A 26-year-old Longs man pleaded guilty to voluntary manslaughter Monday for the shooting death of 18-year-old Quentin Reeves, who prosecutors say was caught in the crossfire of a gun battle that erupted in a Longs nightclub in 2015.
Gettie Levon Bellamy expressed remorse in the courtroom, admitting his guilt and sorrow before the judge declared a sentence of 10 years in prison.
“I know his family. He comes from a good family. I have to give him that,” Reeves’ mother, Pamela McNeil, said of Bellamy. “When he was in the courtroom today and he admitted to shooting, he didn’t lie, he admitted to shooting my son, I forgave him and from my heart because I have to live with that.”
McNeil asked the judge for leniency in the sentencing of her son’s killer.
Under state law, Bellamy will have to serve at least 85 percent of his sentence before he will be eligible for release. He was also given credit for the 19 months he served in jail awaiting trial.
“I will never see my son graduate or … pursue any of his dreams, but I didn’t want him (Bellamy) to be in jail the rest of his life,” McNeil said. “Everybody deserves a second chance and he deserves one too.”
Prosecutors say at least four suspects opened fire at the Party Shop in the early morning of April 18, 2015 just hours after Reeves’ high school senior prom had ended.
Reeves hadn’t gone to the prom, but did go to an after-party nearby that night before heading to the Party Shop within a mile of his home, his mother said.
Police say Bellamy arrived at the club in a car with 21-year-old Tommy Bell, II, who is also facing a murder charge in the case, 24-year-old Lindsey Walton and 21-year-old Bradley Gore, who have been indicted on accessory after the fact charges. Police found 24 shell casings, nine from an AK-47 that matched the bullet that cut through Reeves’ chest, exiting his right shoulder, according to Assistant Solicitor Josh Holford.
“Quentin was one of a number of people who was out there that night,” Holford said, but with nearly 30 shots fired he was the only one struck.
Holford said Reeves was an “innocent bystander.”
McNeil was home and had just laid down when she heard about her son.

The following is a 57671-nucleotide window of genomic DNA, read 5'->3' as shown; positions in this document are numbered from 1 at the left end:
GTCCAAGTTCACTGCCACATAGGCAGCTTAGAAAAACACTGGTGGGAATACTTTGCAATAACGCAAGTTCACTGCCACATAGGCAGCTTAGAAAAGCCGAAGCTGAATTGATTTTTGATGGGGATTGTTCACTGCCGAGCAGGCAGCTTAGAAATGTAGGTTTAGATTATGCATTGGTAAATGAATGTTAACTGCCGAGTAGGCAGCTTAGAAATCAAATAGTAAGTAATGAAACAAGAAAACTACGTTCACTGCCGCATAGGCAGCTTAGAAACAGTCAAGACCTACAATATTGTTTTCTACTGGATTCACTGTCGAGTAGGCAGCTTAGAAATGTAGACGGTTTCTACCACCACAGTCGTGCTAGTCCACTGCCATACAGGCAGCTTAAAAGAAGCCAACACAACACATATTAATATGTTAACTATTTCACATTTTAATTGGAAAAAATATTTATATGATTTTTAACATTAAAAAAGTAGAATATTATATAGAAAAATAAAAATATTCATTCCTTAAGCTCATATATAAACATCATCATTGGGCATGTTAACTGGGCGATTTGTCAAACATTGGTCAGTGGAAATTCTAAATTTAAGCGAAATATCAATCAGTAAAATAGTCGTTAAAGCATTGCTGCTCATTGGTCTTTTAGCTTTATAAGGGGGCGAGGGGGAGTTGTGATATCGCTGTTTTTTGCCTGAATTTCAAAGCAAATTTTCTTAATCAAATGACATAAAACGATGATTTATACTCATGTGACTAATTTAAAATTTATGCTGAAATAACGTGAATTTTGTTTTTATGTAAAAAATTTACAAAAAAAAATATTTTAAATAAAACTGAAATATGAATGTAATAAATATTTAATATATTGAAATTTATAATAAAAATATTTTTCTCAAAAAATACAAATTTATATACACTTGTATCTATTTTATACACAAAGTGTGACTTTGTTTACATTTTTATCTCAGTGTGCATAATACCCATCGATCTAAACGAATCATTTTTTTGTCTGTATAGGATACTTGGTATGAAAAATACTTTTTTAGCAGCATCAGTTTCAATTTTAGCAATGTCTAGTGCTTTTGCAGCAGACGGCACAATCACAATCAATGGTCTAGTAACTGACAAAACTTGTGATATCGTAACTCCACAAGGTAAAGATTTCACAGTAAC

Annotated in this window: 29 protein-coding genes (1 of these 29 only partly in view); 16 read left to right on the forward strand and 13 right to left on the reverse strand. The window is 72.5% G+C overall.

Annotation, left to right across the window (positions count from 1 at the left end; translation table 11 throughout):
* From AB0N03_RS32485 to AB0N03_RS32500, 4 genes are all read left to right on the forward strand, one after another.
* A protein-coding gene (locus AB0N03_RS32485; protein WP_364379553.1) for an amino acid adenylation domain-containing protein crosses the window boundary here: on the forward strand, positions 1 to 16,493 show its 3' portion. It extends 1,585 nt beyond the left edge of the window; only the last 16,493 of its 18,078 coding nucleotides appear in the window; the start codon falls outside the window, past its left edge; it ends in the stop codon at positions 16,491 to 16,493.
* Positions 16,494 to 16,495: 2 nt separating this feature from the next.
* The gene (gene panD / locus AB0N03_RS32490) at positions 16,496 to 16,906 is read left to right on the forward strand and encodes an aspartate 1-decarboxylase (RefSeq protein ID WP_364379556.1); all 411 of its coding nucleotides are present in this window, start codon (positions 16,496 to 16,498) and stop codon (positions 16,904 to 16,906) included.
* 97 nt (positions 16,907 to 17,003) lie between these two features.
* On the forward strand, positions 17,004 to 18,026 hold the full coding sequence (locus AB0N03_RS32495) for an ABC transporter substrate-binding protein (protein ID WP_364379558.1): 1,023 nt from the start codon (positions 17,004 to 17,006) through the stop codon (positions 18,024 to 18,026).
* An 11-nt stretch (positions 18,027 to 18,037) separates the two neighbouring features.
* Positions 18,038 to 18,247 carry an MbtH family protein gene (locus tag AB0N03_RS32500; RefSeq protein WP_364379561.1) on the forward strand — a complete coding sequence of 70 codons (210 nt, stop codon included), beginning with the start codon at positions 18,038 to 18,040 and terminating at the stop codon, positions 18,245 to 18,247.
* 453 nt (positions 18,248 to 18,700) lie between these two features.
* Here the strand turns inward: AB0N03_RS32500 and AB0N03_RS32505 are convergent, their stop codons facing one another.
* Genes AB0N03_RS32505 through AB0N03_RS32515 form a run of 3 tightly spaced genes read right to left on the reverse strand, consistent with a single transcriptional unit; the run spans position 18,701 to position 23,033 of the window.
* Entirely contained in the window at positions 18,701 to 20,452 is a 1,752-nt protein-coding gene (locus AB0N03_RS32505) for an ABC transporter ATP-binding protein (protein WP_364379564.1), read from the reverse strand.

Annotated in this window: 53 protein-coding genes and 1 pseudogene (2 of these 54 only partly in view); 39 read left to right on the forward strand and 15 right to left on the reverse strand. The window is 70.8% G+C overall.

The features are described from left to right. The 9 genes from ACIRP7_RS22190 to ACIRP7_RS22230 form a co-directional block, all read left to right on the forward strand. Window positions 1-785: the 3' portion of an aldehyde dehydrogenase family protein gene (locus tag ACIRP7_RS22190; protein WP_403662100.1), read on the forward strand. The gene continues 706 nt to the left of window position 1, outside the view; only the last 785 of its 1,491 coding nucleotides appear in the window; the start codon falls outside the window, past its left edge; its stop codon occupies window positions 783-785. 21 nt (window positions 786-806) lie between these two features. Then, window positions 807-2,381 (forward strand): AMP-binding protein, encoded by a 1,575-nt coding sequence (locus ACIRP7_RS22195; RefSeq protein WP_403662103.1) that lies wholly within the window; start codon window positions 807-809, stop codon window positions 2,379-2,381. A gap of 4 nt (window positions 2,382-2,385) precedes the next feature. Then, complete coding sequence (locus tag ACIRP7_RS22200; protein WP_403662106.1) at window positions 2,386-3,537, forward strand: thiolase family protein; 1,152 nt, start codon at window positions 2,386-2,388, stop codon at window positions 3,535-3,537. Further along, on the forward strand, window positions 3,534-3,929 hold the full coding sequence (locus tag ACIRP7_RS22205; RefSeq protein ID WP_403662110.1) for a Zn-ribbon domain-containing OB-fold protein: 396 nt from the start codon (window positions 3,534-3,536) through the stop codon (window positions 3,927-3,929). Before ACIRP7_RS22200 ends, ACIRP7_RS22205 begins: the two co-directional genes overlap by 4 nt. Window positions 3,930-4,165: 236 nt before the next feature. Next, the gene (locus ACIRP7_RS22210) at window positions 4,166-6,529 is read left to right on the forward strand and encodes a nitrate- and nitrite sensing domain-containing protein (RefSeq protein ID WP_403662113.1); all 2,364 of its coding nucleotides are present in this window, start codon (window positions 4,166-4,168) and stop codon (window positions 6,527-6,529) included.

“I couldn’t sleep that night,” McNeil said. “Just as soon as I laid down, my sister come to my room and said something happened to Quentin and we need to go to Wampee. ... When we got there, it was at the Party Shop. There was so many cars, so many people out there and my son was laying on the ground.”
“He was gone, just that fast,” McNeil said as tears flooded her eyes. “He was 18 years old. … He had just had a birthday and it was just so disturbing.”
“Quentin was a bright young man,” McNeil said, always “full of joy. His favorite thing was video games. His favorite food was spaghetti. He loved friends. He enjoyed being around his family. He also loved to sing and dance and he loved to go to church.”
Reeves was killed mere weeks before his high school graduation.
“We’re still left with why. What was the reason? None of the witnesses out there, even the ones that came forward would say what it was about, what caused the shooting,” Holford said. “What we do know is that the defendant had a criminal record. He shouldn’t have had a gun in the first place. He had an AK-47 and he took that to a location and a gun battle ensued.”
“It was a senseless killing,” Holford said.
Bellamy had served time after pleading guilty to an armed robbery charge in North Carolina four years before the shooting. He was stripped of his right to possess a firearm after his felony conviction.
Bellamy requested a “stand your ground” hearing on the murder charge last year, telling the court in October that he was fired upon in the club that night and fired back in self defense. The judge denied his motion of dismissal under self defense, green-lighting the case for trial. McNeil was grateful to see the case concluded without suffering the pain of a trial.
“Maybe he will have a chance to start a new life and he learned something from this,” McNeil said of Bellamy. “Maybe he can become an advocate towards people that been in trouble before. … I hope that’s what happens with him and I hope he changes his life.”
McNeil pleads with young men and women to listen to their parents.
“Trouble is very, very easy to get in, but it’s hard to get out. Nobody wants to be at the Horry County courthouse where your son or daughter is somebody on trial for killing,” she said. “Just listen to what your folks tell you and sometimes it will take you a long way.”
Bellamy originally was charged with murder and possessing a weapon during the commission of a violent crime. The charges were dismissed in the voluntary manslaughter plea agreement.
Bell’s trial is slated for later this week. No trial dates have been set yet for Walton and Gore.